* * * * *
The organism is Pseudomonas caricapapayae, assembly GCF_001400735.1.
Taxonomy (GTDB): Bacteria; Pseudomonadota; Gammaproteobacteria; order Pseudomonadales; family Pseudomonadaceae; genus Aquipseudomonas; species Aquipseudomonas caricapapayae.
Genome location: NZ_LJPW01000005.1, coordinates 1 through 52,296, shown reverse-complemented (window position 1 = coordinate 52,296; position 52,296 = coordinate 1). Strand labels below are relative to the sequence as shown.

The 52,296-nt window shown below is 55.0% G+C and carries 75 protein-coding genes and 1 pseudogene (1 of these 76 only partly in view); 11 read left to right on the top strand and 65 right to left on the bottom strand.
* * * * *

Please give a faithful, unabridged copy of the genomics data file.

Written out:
The organism is Pseudomonas caricapapayae, assembly GCF_001400735.1.
Taxonomy (GTDB): Bacteria; Pseudomonadota; Gammaproteobacteria; order Pseudomonadales; family Pseudomonadaceae; genus Aquipseudomonas; species Aquipseudomonas caricapapayae.
Genome location: NZ_LJPW01000005.1, coordinates 1 through 52,296, shown reverse-complemented (window position 1 = coordinate 52,296; position 52,296 = coordinate 1). Strand labels below are relative to the sequence as shown.

The 52,296-nt window shown below is 55.0% G+C and carries 75 protein-coding genes and 1 pseudogene (1 of these 76 only partly in view); 11 read left to right on the top strand and 65 right to left on the bottom strand.